The upshot is (I think) that ‘good product managers somewhat amorphously bridge the gaps that exist between other functional areas working toward a product’s success.’ and are ‘accountable for the healthy functioning of The Product Triangle which often entails going deep inside the details of each vertex or edge’.
Depending on background in becoming a product manager – having ‘biases and imbalances that yield greater strength in some areas, and less capability in others’ – for example:
- User-First Product Manager – design background
- Business-First Product Manager – MBA / general management
- Technology-First Product Manager – tech background/engineering/computer science
Filed under: Product management, Uncategorized, dan schmidt, daniel demetri, medium, product logic, Product management
Mind the Product event videos – not super recent but if you have great speakers who know their craft – much to takeaway: influencing processes, potentially implementation or just seeing how other teams do their thing.
Absolutely love Michelle You‘s presentation. Really open, honest and goes into great detail that allows a level of practical learning from her/Songkick product management process. (SK also have a blog – nice post on designing with data).
- Modes: Optimising an existing product that’s live. Big bang product features or launches – shouldn’t happen that often. Brand new MVP discovery – you don’t know who your customer is and you don’t have a live product.
- prioritisation and design-making get easier when goals are well defined. Most of the hard work….comes from breaking down a big..goal into smaller achievable sub-goals.
- KPI can be broken down into themes or levers that influence that metric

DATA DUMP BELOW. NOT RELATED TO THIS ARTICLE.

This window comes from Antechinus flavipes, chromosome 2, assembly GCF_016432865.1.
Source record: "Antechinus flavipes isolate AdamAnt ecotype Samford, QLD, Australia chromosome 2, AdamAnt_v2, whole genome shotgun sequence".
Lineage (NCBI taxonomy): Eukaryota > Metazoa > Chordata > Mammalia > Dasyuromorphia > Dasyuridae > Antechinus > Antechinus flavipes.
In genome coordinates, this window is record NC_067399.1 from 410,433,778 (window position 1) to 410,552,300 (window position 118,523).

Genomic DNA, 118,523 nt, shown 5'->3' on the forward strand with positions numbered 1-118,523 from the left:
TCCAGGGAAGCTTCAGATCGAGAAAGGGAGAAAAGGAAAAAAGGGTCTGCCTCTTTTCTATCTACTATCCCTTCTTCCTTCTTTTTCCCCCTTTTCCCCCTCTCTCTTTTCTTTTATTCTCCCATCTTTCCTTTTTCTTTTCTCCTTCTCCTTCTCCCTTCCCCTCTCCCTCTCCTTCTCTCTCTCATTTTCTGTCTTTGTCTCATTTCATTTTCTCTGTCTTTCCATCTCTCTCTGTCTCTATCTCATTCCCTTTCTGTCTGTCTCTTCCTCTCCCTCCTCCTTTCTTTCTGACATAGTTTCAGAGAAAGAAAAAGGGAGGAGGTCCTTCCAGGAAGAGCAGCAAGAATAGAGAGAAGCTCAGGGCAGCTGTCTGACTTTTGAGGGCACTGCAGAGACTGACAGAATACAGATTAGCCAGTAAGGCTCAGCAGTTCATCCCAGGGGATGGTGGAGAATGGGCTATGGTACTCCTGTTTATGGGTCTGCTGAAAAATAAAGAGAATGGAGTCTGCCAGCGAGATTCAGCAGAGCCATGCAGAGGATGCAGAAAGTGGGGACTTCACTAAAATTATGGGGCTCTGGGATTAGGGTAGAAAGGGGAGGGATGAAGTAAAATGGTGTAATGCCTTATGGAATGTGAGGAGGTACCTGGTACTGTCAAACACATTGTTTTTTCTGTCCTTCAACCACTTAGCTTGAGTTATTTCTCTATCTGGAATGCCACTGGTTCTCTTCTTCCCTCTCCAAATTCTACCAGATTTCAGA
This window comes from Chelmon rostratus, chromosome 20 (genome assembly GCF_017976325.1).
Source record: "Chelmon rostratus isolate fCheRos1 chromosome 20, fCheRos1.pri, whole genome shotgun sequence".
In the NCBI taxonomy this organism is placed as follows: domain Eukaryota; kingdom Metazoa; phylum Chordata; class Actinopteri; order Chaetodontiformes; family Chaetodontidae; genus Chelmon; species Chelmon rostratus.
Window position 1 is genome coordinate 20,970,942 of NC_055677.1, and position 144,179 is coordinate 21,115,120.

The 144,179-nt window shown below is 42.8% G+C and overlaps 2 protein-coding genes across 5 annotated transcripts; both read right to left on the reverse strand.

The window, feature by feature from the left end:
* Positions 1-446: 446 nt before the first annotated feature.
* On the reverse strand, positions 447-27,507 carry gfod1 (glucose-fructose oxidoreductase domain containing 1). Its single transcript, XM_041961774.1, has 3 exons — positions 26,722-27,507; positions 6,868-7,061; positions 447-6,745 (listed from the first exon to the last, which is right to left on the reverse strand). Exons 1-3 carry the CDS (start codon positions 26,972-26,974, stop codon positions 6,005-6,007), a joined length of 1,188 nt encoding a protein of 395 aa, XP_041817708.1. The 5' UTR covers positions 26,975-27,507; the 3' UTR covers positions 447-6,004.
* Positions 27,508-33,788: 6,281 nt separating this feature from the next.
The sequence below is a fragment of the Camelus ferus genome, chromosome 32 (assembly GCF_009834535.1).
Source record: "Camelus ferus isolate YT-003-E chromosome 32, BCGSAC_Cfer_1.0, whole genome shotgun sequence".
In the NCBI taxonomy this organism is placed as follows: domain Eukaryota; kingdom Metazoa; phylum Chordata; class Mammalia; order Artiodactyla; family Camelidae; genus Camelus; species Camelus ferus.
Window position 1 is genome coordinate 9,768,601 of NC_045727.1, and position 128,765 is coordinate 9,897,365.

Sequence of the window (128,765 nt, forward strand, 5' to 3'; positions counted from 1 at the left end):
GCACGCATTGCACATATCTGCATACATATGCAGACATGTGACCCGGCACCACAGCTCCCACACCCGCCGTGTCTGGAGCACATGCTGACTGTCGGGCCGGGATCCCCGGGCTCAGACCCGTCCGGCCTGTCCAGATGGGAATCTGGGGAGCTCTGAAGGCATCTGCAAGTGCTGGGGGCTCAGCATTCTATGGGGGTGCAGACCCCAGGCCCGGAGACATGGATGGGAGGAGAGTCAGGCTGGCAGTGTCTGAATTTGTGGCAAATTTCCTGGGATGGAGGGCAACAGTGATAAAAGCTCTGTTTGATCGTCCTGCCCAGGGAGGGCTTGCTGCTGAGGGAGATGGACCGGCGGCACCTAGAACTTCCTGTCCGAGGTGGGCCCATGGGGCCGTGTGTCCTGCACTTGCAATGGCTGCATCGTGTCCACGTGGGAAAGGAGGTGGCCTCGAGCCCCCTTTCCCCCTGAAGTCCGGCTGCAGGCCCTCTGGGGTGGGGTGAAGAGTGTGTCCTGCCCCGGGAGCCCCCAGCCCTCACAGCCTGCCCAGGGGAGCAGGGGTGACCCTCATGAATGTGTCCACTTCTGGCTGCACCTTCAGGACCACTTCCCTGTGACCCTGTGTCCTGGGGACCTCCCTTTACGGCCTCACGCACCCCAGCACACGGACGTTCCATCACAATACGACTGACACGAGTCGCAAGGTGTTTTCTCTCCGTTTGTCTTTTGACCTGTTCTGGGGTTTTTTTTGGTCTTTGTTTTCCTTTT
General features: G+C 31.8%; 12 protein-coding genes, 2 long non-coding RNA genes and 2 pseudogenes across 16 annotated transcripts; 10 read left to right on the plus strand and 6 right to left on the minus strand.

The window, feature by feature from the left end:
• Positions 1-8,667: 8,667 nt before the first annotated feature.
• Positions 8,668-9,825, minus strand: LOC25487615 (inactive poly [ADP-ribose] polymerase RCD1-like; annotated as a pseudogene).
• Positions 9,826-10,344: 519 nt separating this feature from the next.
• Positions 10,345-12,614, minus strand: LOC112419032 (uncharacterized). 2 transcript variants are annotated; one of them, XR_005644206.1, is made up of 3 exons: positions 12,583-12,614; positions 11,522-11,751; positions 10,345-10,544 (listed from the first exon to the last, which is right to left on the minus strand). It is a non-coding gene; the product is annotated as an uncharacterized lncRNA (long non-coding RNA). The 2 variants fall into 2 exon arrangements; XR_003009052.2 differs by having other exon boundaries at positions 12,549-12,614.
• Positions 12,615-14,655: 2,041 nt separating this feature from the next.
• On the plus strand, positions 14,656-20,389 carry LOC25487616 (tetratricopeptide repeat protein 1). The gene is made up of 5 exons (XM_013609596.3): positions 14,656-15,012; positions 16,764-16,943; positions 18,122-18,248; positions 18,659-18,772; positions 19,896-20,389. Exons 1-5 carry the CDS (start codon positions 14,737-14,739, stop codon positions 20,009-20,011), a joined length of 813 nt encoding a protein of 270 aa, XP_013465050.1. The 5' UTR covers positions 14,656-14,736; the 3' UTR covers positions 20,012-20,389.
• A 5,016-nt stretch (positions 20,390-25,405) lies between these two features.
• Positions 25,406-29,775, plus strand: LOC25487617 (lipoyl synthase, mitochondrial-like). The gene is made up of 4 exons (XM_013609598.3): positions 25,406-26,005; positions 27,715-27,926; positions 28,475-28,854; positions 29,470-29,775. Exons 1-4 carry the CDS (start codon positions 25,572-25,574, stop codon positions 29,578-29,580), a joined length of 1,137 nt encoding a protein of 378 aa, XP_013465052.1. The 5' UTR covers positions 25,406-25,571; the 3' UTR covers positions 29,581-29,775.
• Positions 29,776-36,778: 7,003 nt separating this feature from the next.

- Check the acquisition, activation, retention slide…
- ‘Lean Analytics – Use data to build better start-up faster’: What makes up a good metric: Comparative – to be able to use the same metric for two sets of users, before and after or a/b test. Understandable – having it clear so it can be embedded in the team and easily referred to. Ratio/rate – so rather than total numbers of users, it is conversation rates or ratios – so that you can tell the difference between two things. Actionable – increase monthly users is not an actionable metric, it has got to be something that will change every day and will be sensitive to whatever you are shipping.
- Example of this: Looking at your weight as a kpi – you want to lose 20lbs in 6 months as a long term kpi. But everyday you will be looking at how many miles you walked, how many calories you consumed – so things that you can control in the short-term that will impact into the longer term metric.
- Process: take 5-10 themes for the main kpi. Discovery backlog – Experiment – Learning – Validated feature. Create the discovery backlog – idea generation – gamestorming format – use post-it notes (individually) then group them into categories or ideas. Work out the groups into an impact vs effort matrix – collaborative exercise (how much impact will it have vs expected effort involved)